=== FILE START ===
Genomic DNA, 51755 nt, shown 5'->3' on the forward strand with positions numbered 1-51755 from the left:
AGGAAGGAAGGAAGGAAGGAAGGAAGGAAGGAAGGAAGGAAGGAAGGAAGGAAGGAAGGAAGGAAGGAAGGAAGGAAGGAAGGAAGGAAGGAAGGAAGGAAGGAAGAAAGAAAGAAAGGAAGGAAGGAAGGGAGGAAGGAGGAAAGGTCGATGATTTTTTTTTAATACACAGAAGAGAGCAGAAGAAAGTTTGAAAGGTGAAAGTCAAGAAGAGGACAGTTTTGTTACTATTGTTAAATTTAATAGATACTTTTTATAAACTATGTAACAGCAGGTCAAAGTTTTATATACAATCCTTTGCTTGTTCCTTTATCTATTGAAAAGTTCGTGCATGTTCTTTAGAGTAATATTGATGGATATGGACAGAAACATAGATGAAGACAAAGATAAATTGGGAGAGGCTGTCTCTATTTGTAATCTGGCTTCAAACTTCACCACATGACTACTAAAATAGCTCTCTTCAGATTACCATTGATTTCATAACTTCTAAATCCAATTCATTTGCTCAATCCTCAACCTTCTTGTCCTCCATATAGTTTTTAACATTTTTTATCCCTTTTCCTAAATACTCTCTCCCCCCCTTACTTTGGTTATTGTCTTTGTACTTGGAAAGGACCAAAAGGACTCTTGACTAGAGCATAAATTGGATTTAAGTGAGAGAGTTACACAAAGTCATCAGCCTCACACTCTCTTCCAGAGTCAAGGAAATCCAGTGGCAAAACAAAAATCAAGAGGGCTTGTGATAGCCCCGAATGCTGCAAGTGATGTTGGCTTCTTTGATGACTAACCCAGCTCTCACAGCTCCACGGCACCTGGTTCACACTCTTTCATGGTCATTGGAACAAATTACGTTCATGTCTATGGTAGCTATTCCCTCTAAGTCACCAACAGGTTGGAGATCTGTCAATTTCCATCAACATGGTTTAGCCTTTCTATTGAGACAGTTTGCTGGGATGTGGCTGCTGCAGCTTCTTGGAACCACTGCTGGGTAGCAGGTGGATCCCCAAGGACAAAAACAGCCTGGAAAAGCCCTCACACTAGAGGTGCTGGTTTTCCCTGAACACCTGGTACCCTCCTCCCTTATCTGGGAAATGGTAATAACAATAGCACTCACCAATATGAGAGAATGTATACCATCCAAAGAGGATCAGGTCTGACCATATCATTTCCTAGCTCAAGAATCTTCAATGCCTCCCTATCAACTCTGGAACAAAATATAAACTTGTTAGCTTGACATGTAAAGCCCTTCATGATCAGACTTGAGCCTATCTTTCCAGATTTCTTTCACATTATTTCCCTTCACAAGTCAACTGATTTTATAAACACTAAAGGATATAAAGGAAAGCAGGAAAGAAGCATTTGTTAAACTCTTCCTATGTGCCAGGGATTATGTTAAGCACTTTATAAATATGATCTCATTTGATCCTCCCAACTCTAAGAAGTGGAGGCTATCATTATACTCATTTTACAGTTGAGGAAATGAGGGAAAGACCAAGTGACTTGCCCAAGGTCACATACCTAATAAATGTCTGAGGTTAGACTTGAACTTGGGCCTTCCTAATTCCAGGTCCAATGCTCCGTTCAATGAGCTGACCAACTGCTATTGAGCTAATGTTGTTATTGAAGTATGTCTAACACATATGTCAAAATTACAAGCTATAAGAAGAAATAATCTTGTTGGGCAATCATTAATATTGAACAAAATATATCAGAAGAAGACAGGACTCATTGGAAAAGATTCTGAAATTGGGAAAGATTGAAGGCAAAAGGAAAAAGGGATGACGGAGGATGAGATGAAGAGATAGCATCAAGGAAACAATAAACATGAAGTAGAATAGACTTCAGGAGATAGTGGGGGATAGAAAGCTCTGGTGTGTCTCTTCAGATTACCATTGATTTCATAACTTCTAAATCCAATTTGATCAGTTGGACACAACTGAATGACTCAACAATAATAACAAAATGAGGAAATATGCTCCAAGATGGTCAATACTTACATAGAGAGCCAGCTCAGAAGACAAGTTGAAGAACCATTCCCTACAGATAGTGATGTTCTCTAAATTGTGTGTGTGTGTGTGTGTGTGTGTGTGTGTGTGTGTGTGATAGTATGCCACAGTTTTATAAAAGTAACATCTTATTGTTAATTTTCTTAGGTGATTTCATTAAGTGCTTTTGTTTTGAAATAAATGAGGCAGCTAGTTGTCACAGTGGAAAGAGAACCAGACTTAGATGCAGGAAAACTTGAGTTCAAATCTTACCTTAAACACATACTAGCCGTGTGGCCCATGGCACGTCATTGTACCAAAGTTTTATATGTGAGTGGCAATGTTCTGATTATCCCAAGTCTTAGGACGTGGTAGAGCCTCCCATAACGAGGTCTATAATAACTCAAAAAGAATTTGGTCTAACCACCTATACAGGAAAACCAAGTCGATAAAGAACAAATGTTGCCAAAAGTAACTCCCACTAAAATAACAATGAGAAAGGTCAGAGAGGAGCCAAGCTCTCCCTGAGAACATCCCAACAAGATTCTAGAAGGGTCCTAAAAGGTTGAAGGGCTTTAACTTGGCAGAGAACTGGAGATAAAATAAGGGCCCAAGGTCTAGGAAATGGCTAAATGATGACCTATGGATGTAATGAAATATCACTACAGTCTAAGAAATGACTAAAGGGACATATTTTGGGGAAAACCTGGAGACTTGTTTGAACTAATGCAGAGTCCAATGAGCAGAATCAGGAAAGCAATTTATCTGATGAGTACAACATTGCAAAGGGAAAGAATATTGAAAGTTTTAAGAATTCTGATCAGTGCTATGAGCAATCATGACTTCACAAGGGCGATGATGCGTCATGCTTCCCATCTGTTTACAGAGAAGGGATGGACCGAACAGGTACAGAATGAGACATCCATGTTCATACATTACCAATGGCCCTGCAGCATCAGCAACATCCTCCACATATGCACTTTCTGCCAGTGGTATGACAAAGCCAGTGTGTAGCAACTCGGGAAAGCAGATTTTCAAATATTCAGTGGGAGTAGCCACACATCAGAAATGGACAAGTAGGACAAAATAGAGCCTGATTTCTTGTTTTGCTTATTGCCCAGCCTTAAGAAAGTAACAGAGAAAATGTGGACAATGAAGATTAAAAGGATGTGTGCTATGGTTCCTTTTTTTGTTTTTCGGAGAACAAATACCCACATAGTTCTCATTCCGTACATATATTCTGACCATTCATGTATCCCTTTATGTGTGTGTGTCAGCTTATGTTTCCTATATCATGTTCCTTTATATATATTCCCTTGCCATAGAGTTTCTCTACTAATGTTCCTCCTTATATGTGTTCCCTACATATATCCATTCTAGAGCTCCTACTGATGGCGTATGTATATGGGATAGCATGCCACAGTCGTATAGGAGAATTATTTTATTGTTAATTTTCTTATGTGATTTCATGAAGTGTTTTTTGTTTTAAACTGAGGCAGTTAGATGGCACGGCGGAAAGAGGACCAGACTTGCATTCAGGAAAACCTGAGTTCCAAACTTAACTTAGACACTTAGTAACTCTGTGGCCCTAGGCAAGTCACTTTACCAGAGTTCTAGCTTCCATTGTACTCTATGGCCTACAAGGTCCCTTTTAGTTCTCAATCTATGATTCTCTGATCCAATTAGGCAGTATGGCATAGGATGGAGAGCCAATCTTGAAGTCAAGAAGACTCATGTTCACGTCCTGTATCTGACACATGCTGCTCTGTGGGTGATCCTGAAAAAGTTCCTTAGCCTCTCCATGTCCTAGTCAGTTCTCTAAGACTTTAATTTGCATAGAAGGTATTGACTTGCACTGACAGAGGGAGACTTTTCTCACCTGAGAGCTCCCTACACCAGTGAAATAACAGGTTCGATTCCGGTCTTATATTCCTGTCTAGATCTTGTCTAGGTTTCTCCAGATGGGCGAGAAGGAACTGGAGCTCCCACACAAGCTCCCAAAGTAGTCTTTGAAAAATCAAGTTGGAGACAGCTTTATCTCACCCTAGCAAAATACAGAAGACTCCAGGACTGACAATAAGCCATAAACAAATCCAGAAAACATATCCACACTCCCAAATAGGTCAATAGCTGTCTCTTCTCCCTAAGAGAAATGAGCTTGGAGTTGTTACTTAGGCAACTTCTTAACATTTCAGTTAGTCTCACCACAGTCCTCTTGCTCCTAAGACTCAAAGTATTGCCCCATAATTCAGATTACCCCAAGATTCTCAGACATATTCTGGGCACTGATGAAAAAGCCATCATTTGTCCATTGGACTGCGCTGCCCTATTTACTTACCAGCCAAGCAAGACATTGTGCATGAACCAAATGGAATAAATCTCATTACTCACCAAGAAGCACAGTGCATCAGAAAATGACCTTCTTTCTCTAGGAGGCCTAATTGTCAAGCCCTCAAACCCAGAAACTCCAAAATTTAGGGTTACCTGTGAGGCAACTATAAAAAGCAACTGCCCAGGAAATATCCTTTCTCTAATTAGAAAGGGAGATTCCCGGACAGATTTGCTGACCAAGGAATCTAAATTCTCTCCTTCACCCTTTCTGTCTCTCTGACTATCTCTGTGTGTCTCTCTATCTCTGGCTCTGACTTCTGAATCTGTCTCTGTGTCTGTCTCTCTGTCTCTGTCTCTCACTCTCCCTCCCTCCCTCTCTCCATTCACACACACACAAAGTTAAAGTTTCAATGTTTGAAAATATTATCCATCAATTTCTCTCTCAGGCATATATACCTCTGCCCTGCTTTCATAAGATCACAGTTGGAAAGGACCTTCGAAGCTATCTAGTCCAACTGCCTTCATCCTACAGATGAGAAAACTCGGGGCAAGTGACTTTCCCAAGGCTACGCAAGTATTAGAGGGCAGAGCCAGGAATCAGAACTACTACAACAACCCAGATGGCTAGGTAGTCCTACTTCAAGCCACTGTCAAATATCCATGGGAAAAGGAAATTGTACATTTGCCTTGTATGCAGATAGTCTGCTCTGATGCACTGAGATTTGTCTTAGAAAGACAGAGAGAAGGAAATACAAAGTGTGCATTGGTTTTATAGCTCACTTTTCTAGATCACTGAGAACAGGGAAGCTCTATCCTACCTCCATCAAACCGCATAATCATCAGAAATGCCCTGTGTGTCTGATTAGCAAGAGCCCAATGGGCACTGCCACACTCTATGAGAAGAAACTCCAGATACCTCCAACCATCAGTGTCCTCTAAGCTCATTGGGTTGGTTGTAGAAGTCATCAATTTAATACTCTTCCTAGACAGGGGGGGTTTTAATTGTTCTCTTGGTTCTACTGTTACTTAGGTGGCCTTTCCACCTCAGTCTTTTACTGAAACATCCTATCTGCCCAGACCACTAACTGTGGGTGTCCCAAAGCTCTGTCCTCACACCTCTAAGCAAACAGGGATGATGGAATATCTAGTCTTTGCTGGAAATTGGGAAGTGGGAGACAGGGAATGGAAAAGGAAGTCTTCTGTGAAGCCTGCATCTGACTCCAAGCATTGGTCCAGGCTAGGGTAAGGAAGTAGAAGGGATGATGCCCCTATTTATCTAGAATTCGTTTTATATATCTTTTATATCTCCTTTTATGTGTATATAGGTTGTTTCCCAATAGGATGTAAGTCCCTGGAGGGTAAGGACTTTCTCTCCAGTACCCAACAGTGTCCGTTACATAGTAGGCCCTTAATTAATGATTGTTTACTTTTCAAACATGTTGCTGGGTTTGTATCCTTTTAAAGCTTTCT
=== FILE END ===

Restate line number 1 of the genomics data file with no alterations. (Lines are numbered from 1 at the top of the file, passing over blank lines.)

Genomic DNA, 51755 nt, shown 5'->3' on the forward strand with positions numbered 1-51755 from the left: